Home / / Cracks in SEC?

Cracks in SEC?


Comments / 1766 Views / Monday, 28 May 2012 01:12


Some cracks have appeared within the Securities and Exchange Commission (SEC), just less than six months under new Chairman Tilak Karunaratne.

The Chairman has written to the Finance Ministry that senior Commissioner P. Jayawardena must be removed from the SEC. The reason cited was non-attendance of the Commissioners Meeting on three consecutive occasions.

The SEC Act states that absence on three consecutive meetings by an appointed member/commissioner without leave from the Commission is deemed to have vacated the post.

However, analysts said Karunaratne’s move was unprecedented and linked it to strained relationship in recent times between Jayawardena, formerly a State Counsel at the Attorney General’s Department, and the SEC Chairman.



It is claimed that Jayawardena who was appointed in May 2009, having opposed certain Commission decisions, had written to higher authorities expressing his displeasure.

Analysts speculated that this could be the reason for the Chairman himself to write to the Finance Ministry for his removal and seek a fresh appointment in place.

“The rule that non attendance for three consecutive meetings isn’t strictly enforced, but in this case the two not meeting eye-to-eye was the real reason,” they added.



However, it was only Commissioner Jayawardena who had been present in Courts along with lawyers when a case against the SEC by Melstacorp was taken up recently. (See boxed story).

Jayawardena hadn’t received a letter from Karunaratne in terms of intimation that he has deemed to have vacated the post due to non attendance prior to the latter writing to the Finance Ministry seeking removal and replacement.

The recent tougher rules announced last week too hadn’t received unanimous approval from SEC Commissioners, the Daily FT learns.



After receiving his primary and secondary education at Nalanda College, Jayawardena entered the Law College in 1985. Following completion of his studies at the Law College he was called to the bar and enrolled as an Attorney-at-Law of the Supreme Court in 1988.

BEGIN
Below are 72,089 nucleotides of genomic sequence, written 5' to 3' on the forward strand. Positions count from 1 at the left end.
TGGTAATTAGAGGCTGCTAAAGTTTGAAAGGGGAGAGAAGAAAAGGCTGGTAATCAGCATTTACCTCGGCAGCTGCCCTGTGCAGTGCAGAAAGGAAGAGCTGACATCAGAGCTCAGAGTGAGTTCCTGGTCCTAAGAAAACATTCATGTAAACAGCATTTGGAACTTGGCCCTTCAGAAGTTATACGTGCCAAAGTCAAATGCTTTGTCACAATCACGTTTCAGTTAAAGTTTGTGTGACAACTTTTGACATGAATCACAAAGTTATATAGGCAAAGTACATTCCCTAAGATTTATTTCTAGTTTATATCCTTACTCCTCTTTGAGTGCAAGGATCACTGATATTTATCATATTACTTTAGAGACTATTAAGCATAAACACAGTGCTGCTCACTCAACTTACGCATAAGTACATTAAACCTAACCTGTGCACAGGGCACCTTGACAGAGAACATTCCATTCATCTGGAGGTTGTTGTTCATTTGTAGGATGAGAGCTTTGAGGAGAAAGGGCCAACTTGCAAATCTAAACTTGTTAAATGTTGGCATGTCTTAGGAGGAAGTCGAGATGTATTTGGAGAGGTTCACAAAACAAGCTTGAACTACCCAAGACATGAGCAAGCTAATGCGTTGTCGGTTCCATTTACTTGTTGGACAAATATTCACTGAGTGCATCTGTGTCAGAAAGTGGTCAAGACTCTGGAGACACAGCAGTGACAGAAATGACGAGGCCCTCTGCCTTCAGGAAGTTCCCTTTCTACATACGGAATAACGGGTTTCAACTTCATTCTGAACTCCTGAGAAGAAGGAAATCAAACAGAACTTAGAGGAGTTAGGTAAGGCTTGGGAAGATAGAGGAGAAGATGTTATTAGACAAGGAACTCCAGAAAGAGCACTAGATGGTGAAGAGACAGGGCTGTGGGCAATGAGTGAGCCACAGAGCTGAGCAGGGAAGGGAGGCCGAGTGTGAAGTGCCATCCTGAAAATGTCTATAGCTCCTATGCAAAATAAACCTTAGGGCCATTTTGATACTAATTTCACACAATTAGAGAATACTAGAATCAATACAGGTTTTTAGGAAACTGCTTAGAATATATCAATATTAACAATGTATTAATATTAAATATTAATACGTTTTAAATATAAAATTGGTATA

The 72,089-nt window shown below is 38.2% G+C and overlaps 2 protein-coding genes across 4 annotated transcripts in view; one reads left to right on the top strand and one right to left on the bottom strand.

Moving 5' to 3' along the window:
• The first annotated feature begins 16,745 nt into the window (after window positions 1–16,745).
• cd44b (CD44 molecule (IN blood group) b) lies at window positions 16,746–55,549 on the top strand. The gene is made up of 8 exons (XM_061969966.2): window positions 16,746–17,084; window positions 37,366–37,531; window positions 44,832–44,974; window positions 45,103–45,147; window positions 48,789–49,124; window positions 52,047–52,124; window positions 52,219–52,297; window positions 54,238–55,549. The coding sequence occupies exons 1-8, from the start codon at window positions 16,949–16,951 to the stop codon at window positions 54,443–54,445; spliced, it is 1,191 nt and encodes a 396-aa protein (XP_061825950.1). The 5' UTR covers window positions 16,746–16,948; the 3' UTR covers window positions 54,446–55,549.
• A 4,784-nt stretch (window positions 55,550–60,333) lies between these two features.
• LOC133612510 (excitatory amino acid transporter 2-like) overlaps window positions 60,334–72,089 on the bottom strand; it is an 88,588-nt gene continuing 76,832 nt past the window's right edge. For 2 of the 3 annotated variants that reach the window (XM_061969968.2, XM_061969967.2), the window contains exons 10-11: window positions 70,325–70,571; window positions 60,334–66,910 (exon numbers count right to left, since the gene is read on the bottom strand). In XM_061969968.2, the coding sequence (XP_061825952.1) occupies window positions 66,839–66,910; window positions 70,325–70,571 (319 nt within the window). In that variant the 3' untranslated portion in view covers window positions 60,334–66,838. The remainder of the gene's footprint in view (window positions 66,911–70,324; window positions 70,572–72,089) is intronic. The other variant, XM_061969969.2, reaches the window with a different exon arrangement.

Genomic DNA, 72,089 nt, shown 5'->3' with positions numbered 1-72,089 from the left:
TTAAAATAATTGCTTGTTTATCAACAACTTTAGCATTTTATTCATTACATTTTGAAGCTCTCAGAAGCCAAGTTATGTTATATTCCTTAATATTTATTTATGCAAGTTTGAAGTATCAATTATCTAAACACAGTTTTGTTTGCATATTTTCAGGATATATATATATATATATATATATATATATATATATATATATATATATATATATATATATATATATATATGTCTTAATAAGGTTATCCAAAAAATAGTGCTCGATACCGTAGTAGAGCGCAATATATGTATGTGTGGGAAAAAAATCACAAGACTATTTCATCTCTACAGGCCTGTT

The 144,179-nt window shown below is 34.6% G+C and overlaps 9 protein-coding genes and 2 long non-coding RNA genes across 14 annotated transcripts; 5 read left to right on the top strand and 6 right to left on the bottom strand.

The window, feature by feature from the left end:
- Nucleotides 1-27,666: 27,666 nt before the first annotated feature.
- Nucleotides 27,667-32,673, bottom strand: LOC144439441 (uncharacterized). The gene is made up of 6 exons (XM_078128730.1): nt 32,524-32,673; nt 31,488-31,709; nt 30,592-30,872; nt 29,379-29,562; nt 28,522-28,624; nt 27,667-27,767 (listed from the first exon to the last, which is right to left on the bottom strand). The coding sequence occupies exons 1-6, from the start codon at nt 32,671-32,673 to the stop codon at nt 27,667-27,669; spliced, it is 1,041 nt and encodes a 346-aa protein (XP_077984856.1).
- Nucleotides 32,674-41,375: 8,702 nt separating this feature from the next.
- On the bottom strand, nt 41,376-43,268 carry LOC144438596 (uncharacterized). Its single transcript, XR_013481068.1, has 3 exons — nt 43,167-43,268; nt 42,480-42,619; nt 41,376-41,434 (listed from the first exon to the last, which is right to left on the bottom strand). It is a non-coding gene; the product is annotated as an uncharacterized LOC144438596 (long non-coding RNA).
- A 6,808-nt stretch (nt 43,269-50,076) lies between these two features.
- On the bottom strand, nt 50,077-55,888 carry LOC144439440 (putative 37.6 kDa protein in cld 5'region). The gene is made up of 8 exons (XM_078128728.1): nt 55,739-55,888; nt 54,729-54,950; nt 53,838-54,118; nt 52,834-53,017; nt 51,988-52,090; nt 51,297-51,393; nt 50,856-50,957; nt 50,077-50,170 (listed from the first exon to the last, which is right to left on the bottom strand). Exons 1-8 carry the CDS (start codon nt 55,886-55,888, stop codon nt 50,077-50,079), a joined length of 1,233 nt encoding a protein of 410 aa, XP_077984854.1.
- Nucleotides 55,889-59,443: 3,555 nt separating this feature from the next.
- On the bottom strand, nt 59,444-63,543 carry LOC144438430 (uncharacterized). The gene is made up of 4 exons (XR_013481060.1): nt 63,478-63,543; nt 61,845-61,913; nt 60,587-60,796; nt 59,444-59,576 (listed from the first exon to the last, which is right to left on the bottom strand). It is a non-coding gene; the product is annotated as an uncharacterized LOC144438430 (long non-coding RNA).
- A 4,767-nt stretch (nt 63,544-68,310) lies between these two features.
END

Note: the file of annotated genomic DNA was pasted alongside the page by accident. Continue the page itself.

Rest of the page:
He was engaged in private practice until he joined the Attorney General’s Department to work in the Government Institutions Division in 1991. Thereafter, he proceeded to the United Kingdom and obtained a Master’s Degree in Commercial Law from the University of Aberdeen in 1993.



On his return to the country he joined the Attorney General’s Department and served as a State Counsel and reverted back to the unofficial bar in 2000 and is now engaged in private practice. Whilst serving in the Attorney General’s Department he worked as a Consultant to the Ministry of Food, Internal and International Trade and Commerce and also participated in drafting legislation.

In addition to other duties he has served as a member of the Advisory Commission on Intellectual Property Law of Sri Lanka. He was an Examiner of the Council of Legal Education and a Visiting Lecturer of the University of Moratuwa.


Share This Article


COMMENTS

Today's Columnists

Kilinochchi: The forgotten city of today!

26 July 2016

I still remember travelling in an armed car on route to Kilinochchi and then taking an Air Force chopper that hugged a railway track to avoid sniper attacks way back in 2007-2009. At that time Kilinochchi was making headline news daily, given that...


Students’ troubles in universities: A question of misconceived cultural property rights?

25 July 2016

   Being the hotbed of trouble in the correct direction is a must Sri Lanka’s state-owned universities have always been hotbeds of trouble. Troubles are good for universities if they are in the right direction. U...


Freight, new price ruling

25 July 2016

Freight, new price ruling The Freight Transport Association (FTA) says the European Commission’s adoption of new pricing rules for shipping lines will modernise the industry and bring it into the 21st century. As reported in Lloyd&rsq...


Think outside the box, the way out?

23 July 2016

A classic example of our cultural predictability is explicit in the saga behind the naming of Sri Lanka’s only international airport   It will not be wrong to say that we are a country in a permanent state of crisis, but...


Columnists More